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Stacy Levy: Understanding Nature

by Kathy Bruce

Stacy Levy transforms the invisible aspects of nature into visually seductive forms by acquainting us with the underlying structures of the natural world. Following in the footsteps of 1960s Land artists, she brings a fresh approach to her art-making, guided by her dual background in forestry and sculpture. Levy comments on nature in a way that is not just about gesture, information, ecology, or the landscape. At its best, her work redefines the categories of science, landscape art, and sculpture.


While in art school, Levy was intrigued by the structure of seedpods and sculpted dozens of variations on them in varying sizes and materials. As a result of this early work and her experience in forestry at Yale, she gradually came to realize that she was more interested in the natural progression of life than in static objects. But she found that the field of sculpture allowed her to deviate from the ecological constraints of forestry. The daily progression of seasons influenced her desire to make art about the processes of nature rather than in imitation of it. As a result, her practice of depicting natural processes through her work has been informed by her training in sculpture, environmental science, and landscape architecture.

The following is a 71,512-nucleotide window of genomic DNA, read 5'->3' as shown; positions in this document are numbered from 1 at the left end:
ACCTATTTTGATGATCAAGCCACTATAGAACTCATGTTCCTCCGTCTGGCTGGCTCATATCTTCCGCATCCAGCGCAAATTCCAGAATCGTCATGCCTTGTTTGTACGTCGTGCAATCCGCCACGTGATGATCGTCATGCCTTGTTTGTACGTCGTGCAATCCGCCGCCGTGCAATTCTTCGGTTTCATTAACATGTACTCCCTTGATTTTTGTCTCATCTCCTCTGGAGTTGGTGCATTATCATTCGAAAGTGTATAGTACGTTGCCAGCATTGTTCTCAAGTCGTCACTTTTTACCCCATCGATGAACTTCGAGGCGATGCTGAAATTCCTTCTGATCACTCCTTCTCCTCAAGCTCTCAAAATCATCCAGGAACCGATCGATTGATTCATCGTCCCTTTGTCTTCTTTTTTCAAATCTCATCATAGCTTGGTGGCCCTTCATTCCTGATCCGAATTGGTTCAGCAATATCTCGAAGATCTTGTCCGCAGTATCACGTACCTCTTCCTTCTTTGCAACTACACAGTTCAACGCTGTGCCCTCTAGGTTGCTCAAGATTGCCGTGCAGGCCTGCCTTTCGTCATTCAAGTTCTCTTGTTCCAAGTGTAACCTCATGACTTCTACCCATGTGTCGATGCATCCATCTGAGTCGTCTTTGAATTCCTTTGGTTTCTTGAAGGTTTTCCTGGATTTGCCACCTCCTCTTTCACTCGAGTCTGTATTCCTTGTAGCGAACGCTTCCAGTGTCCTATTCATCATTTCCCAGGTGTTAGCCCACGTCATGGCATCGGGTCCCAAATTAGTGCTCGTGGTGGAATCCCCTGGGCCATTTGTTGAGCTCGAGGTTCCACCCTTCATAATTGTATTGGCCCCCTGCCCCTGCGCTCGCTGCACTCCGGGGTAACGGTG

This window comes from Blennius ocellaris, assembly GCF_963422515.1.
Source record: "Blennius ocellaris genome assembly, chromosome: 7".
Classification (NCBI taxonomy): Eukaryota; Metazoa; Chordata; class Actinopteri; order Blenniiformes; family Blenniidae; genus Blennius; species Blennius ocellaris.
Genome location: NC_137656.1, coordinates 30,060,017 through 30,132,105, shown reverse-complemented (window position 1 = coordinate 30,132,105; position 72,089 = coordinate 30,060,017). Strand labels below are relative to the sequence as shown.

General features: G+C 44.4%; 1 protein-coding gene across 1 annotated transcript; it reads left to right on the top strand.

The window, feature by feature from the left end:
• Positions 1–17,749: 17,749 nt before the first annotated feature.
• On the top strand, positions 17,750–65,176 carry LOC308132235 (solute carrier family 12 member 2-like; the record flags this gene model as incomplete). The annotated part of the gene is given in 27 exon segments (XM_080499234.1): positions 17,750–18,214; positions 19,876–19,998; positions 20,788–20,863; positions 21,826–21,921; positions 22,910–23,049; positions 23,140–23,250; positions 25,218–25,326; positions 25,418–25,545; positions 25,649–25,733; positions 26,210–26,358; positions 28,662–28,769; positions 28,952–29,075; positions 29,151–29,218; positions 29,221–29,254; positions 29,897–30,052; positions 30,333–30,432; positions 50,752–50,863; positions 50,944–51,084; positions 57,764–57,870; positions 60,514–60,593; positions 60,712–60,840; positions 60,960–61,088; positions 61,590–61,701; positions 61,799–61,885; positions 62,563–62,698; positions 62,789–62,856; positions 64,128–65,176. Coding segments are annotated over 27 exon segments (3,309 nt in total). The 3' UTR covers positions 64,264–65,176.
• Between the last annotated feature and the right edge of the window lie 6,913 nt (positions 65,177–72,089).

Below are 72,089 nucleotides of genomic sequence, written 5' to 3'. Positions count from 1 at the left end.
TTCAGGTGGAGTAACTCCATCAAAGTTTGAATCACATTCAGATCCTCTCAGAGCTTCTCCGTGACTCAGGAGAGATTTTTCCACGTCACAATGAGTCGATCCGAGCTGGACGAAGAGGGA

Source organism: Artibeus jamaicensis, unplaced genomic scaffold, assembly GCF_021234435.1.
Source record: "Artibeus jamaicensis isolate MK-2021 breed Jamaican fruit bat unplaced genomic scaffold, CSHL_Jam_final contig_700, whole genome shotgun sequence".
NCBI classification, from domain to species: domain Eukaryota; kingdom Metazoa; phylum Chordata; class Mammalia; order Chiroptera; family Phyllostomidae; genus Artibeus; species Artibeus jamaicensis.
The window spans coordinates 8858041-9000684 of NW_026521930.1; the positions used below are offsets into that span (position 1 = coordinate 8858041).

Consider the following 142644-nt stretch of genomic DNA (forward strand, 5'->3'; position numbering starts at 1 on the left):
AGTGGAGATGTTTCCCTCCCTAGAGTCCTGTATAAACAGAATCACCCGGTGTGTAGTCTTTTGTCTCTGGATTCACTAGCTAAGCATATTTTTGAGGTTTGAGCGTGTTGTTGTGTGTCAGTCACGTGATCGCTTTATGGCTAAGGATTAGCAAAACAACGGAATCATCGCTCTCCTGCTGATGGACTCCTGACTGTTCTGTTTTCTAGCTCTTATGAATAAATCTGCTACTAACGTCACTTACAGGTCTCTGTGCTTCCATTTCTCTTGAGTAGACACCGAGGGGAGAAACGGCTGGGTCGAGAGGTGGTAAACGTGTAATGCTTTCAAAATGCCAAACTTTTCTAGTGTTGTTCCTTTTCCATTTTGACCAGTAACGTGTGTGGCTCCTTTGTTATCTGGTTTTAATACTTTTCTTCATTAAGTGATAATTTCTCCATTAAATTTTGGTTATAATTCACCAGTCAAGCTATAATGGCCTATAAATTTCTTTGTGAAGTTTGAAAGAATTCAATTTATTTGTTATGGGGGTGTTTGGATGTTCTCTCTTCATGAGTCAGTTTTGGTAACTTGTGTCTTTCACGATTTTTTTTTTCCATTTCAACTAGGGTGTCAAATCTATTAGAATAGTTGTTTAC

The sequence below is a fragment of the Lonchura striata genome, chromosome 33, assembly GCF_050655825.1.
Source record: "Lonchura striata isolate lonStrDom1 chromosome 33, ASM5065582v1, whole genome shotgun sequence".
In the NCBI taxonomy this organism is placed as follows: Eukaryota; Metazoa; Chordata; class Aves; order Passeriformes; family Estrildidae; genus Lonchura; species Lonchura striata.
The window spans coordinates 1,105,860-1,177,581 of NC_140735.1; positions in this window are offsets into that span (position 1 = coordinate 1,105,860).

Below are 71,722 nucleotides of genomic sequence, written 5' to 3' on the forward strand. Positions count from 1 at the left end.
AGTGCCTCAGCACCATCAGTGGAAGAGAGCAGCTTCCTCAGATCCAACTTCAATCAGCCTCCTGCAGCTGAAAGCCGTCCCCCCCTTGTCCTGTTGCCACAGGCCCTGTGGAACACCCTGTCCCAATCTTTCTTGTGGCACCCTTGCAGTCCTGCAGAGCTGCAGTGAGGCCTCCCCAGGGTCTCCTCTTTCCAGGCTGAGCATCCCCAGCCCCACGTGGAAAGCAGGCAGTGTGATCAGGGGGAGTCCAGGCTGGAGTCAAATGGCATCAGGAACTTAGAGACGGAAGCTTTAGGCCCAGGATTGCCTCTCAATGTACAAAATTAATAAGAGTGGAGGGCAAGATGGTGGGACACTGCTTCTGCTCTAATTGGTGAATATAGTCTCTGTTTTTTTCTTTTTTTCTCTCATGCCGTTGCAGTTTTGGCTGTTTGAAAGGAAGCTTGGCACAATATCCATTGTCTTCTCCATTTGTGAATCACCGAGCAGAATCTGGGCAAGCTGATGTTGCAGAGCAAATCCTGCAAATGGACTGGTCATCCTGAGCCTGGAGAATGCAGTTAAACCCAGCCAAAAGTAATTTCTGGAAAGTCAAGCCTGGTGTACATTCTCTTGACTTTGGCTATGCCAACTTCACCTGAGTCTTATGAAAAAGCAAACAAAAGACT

Acid Mine Drainage & Art, Project for Vintondale, 1995–2005. Two views of collaboration with Julie Bargmann, T. Allan Comp, Bob Deason, and community volunteers, 40-acre excavated site in Vintondale, Pennsylvania. Courtesy the artist.

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